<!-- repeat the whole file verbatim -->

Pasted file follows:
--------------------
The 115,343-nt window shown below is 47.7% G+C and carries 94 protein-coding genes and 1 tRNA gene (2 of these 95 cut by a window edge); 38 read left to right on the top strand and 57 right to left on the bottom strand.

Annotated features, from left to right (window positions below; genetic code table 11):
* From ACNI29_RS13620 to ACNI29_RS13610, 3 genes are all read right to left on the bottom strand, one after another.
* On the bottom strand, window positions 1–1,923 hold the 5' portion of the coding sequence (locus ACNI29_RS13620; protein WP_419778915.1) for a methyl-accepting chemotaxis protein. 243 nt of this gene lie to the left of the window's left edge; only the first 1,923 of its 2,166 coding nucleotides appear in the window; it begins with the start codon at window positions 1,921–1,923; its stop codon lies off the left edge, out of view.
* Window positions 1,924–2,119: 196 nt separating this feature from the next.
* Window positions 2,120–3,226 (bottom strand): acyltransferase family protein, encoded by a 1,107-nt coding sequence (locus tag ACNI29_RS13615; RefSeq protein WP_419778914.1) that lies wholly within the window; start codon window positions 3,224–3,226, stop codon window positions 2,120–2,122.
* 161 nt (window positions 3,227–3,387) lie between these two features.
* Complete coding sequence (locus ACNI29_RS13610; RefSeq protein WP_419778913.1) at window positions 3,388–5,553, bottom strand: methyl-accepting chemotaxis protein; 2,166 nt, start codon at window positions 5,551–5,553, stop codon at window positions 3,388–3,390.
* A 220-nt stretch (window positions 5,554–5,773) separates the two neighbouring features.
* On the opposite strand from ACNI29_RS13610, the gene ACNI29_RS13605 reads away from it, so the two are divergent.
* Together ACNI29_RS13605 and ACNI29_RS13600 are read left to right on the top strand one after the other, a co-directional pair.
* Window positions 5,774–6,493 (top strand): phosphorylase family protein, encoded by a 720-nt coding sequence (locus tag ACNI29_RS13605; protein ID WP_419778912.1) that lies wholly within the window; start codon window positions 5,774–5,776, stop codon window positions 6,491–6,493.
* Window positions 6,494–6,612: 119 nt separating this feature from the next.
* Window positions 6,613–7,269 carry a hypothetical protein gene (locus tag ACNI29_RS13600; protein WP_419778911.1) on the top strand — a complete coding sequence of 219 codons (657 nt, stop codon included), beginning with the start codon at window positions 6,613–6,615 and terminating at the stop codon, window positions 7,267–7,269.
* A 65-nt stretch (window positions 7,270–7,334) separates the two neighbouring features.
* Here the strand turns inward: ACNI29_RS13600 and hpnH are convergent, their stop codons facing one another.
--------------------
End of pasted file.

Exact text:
The 115,343-nt window shown below is 47.7% G+C and carries 94 protein-coding genes and 1 tRNA gene (2 of these 95 cut by a window edge); 38 read left to right on the top strand and 57 right to left on the bottom strand.

Annotated features, from left to right (window positions below; genetic code table 11):
* From ACNI29_RS13620 to ACNI29_RS13610, 3 genes are all read right to left on the bottom strand, one after another.
* On the bottom strand, window positions 1–1,923 hold the 5' portion of the coding sequence (locus ACNI29_RS13620; protein WP_419778915.1) for a methyl-accepting chemotaxis protein. 243 nt of this gene lie to the left of the window's left edge; only the first 1,923 of its 2,166 coding nucleotides appear in the window; it begins with the start codon at window positions 1,921–1,923; its stop codon lies off the left edge, out of view.
* Window positions 1,924–2,119: 196 nt separating this feature from the next.
* Window positions 2,120–3,226 (bottom strand): acyltransferase family protein, encoded by a 1,107-nt coding sequence (locus tag ACNI29_RS13615; RefSeq protein WP_419778914.1) that lies wholly within the window; start codon window positions 3,224–3,226, stop codon window positions 2,120–2,122.
* 161 nt (window positions 3,227–3,387) lie between these two features.
* Complete coding sequence (locus ACNI29_RS13610; RefSeq protein WP_419778913.1) at window positions 3,388–5,553, bottom strand: methyl-accepting chemotaxis protein; 2,166 nt, start codon at window positions 5,551–5,553, stop codon at window positions 3,388–3,390.
* A 220-nt stretch (window positions 5,554–5,773) separates the two neighbouring features.
* On the opposite strand from ACNI29_RS13610, the gene ACNI29_RS13605 reads away from it, so the two are divergent.
* Together ACNI29_RS13605 and ACNI29_RS13600 are read left to right on the top strand one after the other, a co-directional pair.
* Window positions 5,774–6,493 (top strand): phosphorylase family protein, encoded by a 720-nt coding sequence (locus tag ACNI29_RS13605; protein ID WP_419778912.1) that lies wholly within the window; start codon window positions 5,774–5,776, stop codon window positions 6,491–6,493.
* Window positions 6,494–6,612: 119 nt separating this feature from the next.
* Window positions 6,613–7,269 carry a hypothetical protein gene (locus tag ACNI29_RS13600; protein WP_419778911.1) on the top strand — a complete coding sequence of 219 codons (657 nt, stop codon included), beginning with the start codon at window positions 6,613–6,615 and terminating at the stop codon, window positions 7,267–7,269.
* A 65-nt stretch (window positions 7,270–7,334) separates the two neighbouring features.
* Here the strand turns inward: ACNI29_RS13600 and hpnH are convergent, their stop codons facing one another.